This brings up another point. When you switch modes the console changes. Here is SSB:

And here is CW:

Notice the control changes in the bottom right screen near the center. In CW mode CW relevant controls are visible and in SSB, SSB relevant controls are available. The change is automatic. The filter bandwidth controls also change their range from very wide SSB filters down to very narrow CW filters. The filters themselves are continuously variable by right clicking the filter control for example I have one of my filters set to 100Hz under CW. I set this by right clicking the particular filter button I wanted to set to 100. The set up screen looks like this

My center freq on CW is offset by 350hz and this filter is 50 hz above and 50 hz below 350 hz. Each mode can have its own compliment of custom filters. This scheme is one of the contributions I added to this software, so customer input does get added to the mix. (Of course Eric is the one who coded the idea).

Compander and DX Compander. I must confess I don't know how these work at the present. I have a line into the maven (N4HY) who wrote the code, so when I know more you will know more. Suffice it to say these really bring up the average talk power but they do so with virtually no distortion and no increase in band width or splatter at all. I run my compander at 3. If you crank it up it starts to sound crappy, but it you run low mid range, at least with the mics I am using, it basically adds a wonderful presence or depth to the audio quality similar to how stereo amps that have a "presence" control bring out greater texture and detail in the music, at least that's how it sounds to me. DX compander is compander on steroids and I never use it. I have only one SSB DX contact in my log, and thousands on CW so you can easily see where my interests lay.

The Vox controls controls are readily apparent. You can set sensitivity but the delay is set up in one of the setup screens and to change that you have to dig down a couple of menus. The Vox is very good not too sensitive and its not clicking all the time.

You can set up multiple transmit profiles so you can have a custom: contest profile, ESSB profile, regular profile, make the coffee profile and DX screamer profile all set up in the drop down menu all selectable at a moments notice. You can do whatever blows your skirt up, and save it for later skirt blowing with this radio.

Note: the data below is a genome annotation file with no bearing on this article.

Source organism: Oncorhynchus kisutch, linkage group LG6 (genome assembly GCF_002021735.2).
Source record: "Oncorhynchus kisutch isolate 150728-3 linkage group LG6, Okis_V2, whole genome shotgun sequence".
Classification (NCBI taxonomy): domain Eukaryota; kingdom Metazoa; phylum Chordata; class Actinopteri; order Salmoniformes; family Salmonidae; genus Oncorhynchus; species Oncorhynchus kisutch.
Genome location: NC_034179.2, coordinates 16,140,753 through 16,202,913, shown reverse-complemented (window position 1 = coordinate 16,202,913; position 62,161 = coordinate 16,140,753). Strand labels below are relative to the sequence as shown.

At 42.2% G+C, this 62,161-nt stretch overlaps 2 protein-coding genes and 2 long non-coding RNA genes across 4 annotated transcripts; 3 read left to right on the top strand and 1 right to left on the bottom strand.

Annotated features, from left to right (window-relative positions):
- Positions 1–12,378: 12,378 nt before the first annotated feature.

You can show the TX filter on the display under the RX filter so you can see if your TX bandwidth will offend someone up or down the band. How civilized.

In addition you can set up a gate mode, which is a noise gate where it takes a certain level of audio before the radio will send audio down the pipe. Very handy for when you have that 3cx10,000 cranked up for the Gator stakes. You remember the gator stakes don't you? WB8BFS would hold forth on 3895 and invite everyone to dump it in. The loudest station he could hear was the winner. If you ever heard of the amp supply LK-800 tny (3 - 3cx800's with a big honkin peter dalh transformer in a separate power supply box), that amp was built originally for WB8TNY by Amp Supply so Chad, who lived down the road from BEEFUS could win Gator Stakes. W4MPE, the PUKE of Paducah always kicked his butt. They didn't call him the puke for nothin'. Them big bottles glowing white hot always kicked them little squirrel nuts. Good old 75M, its tame today compared to the past. We had a lot of fun. (now I'm really sounding like a geezer)

Transmit bandwidth is set up in the setup screen. The transmit filter looks like this

This filter is set at a low end cut of 200hz and a high end cut of 3100hz for a bandwidth of 2900hz. The filter will only allow 3khz in SSB. You can see the brick wall nature of the filter. Ultimate rejection is down about 130 dBm. If some kilocycle cop comes carping about how "wide" your signal is, you can just email them a pic of your transmitted signal along with a polite "fix your friggin receiver!!!!" Slaughtering OO complaints is like shootin fish in a barrel.

In the upper right hand corner you can see the drop down of the things that can be monitored by the meter on TX:

Each of these parameters can be monitored and adjusted for optimum and each has some input on how the final transmitted signal sounds.

I have presented a lot of pictures for a reason, not to just hear myself blow, (though I do dearly love to hear myself blow). If you ignore my witty banter and just spend some time looking at the picture, including the things I have not mentioned you will come to understand a lot about this radio and how it is designed. The pictures give a lot of insight. You can combine that with the F5K manual and gain even more insight. This post is getting a little long and has a lot of info to digest, so I am going to do an Audio 2 to show case the various functions of the display Way cool stuff stay tuned....